The announcement of the next "X-Men" movie, subtitled "Apocalypse," wasn't the only big news in that corner of the Marvel universe. Simon Kinberg, the writer-producer behind "Days of Future Past" and an upcoming "Star Wars" spin-off, has signed a deal with 20th Century Fox to expand the superhero properties that the studio controls, X-Men and the Fantastic Four, into a series of interconnected films, like what Marvel Studios achieved with "The Avengers."
If the X-Men and Fantastic Four movies want to, in Kinberg's own words, "be like Marvel," they need to adopt the model of standalone movies connected by crossover events. The enormity of both franchises gives Kinberg a lot of options, but if he wants to beat Marvel at their own game, these are the titles he should be looking to.
'The Wolverine 2'
What It Is: It's too early to say where Wolvie's next adventure will take him, but a recent quote from Hugh Jackman suggests that he might not do it at all.
Why It Works: The proposed sequel to James Mangold's surprisingly satisfying spin-off proved Jackman's claw mutant is the strong central figure, like RDJ's Iron Man, that the X-Men series deserves. Despite Jackman's reservations, Fox really needs this.
What It Is: The ever-popular Deadpool is a mentally unstable mercenary known for his wit and tendency to break the fourth wall.
Why It Works: Even though the script for the "X-Men Origins: Wolverine" R-rated spin-off with Ryan Reynolds has been online for years, there hasn't been any recent movement on the project. A Deadpool movie, however, would bring some much-needed humor to the overly serious franchise.
What It Is: An assassin thriller with a shapeshifter in the lead role is essentially a no-brainer. If that mutant is played by Jennifer Lawrence, you're stupid for not making it.
Why It Works: With "Catching Fire" an enormous box-office smash and Warner Bros. including Wonder Woman in their "Batman Vs. Superman" punch-fest, it's time for Fox to establish a female protagonist. A standalone Mystique movie would also be a smart way to lock down Lawrence, who is becoming too big of a star to stick around in a supporting role.
What It Is: The herald for the planet-eating Galactus made a lackluster appearance in the "Fantastic Four" sequel, but the cosmic character has been a fan-favorite for decades.
Why It Works: If Marvel Studios can go cosmic, so can Fox, especially if it's with one of their more coveted characters. A Silver Surfer movie would be the logical response to "Guardians of the Galaxy," which will launch into space next August.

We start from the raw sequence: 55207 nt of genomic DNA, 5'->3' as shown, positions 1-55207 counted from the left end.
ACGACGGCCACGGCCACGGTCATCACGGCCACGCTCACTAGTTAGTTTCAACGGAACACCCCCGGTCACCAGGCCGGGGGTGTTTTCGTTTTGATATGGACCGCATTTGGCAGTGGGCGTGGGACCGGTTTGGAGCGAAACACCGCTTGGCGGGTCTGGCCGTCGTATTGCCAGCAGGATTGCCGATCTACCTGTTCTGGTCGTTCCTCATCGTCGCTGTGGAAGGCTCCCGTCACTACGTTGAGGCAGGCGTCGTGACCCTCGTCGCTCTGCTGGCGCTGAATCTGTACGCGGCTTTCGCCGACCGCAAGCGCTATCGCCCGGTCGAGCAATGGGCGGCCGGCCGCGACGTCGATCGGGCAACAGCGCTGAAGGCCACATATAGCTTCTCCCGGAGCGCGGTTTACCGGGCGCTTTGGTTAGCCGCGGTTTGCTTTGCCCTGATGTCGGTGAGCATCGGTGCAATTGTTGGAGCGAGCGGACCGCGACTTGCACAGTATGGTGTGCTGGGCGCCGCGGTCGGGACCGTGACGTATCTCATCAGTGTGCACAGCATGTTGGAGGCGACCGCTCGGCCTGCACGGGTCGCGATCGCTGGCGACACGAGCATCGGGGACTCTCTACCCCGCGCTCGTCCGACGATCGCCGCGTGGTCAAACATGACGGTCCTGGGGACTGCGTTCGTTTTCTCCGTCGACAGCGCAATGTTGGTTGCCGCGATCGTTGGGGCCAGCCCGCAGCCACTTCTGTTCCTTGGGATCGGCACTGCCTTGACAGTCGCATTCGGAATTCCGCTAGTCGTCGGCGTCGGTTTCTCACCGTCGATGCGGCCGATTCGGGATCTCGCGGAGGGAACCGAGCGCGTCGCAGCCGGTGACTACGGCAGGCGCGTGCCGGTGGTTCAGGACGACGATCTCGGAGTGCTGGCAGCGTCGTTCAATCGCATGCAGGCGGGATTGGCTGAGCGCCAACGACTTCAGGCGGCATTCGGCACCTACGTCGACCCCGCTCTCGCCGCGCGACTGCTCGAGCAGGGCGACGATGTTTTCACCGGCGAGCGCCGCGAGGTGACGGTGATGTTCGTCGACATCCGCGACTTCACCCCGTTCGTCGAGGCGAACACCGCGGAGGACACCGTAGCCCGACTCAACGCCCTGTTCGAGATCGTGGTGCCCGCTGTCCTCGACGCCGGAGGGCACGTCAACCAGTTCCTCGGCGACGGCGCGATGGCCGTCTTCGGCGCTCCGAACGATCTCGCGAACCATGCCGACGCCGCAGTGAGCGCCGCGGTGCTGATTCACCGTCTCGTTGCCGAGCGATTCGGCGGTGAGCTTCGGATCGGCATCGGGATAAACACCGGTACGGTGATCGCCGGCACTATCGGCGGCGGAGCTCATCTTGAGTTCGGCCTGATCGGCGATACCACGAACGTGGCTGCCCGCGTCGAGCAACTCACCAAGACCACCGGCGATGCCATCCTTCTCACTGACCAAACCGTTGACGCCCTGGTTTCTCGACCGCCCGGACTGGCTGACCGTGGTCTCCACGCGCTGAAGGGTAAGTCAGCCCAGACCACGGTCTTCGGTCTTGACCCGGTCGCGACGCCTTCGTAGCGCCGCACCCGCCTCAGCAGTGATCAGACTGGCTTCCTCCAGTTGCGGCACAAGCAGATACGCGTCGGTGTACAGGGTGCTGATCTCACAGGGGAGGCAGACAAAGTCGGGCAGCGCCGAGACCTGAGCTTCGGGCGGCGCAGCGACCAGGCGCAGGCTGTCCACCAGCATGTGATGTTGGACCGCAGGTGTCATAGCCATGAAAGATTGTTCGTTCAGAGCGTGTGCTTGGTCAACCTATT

What It Is: If there were to be a spin-off from the "Fantastic Four," the tragic story of Ben Grimm and his rocky transformation is the way to go.
Why It Works: Marvel Studios movies have always worked because of their heart, and few characters rival The Thing — whose back story was partially based on the life of his creator, Jack Kirby — when it comes to emotional punch.
'Fall Of The Mutants'
What It Is: More a loose confederation of stories that could be titled, "Worst Day Ever," major characters are killed including the entire main cast of The X-Men.
Why It Works: It's a provocative title, right? The most translatable storyline is probably the one were the X-Men "die" battling a demonic Adversary in Dallas. It actually set up a new status quo where the team was based out of Australia, and able to more proactively attack bad guys who thought they were dead, something that could rejuvenate the film series as well.
What It Is: The X-Men are kidnapped and taken to Genosha, a government that enslaves mutants as a metaphor for Apartheid. Things get very, very bad before the heroes ultimately free the nation.
Why It Works: Strong metaphor, an epic storyline, and a terrifying villain: Cameron Hodge, a vicious mutant hater whose head is on a giant spider body, and can phase through walls, making him virtually unstoppable. That would look great on film.
What It Is: Cyclops and Wolverine hit a philosophical divide over whether kids should be trained to fight, with Cyclops taking the side of "yes" and Wolverine eventually becoming headmaster of a rebuilt Xavier school. Before that, though, they kick the sh-- out of each other.
Why It Works: There's enough X-Men in the movie series now that it might be helpful not to introduce new characters as villains, and instead have the X-Men turn against each other.
What It Is: Onslaught is an unstoppable, all-powerful enemy who can rewrite reality, and is essentially the mind-baby of Magneto and Professor X. Really. It took every hero in the Marvel Universe to stop him, and most of them "die" in the process... While actually getting shunted to a parallel universe where they relive their greatest adventures in a more modern context.
Why It Works: The major players in this storyline are The X-Men and The Fantastic Four, one of the only times we see the two FOX properties cross over in comics. Plus it's a perfect opp to reboot both movie series yet again, basically like a built-in escape valve.
What It Is: Because every X-Men team, in their own title, makes a small mistake, Hell invades the Earth and takes over Manhattan.
Why It Works: Probably the best comic-book crossover of all time (really) mainly due to the intense coordination between the comic book writing teams... It would be a stretch to mix the pseudo-science of the film X-Men with a pretty much biblical apocalypse, but it would also be unlike any other superhero movie ever made.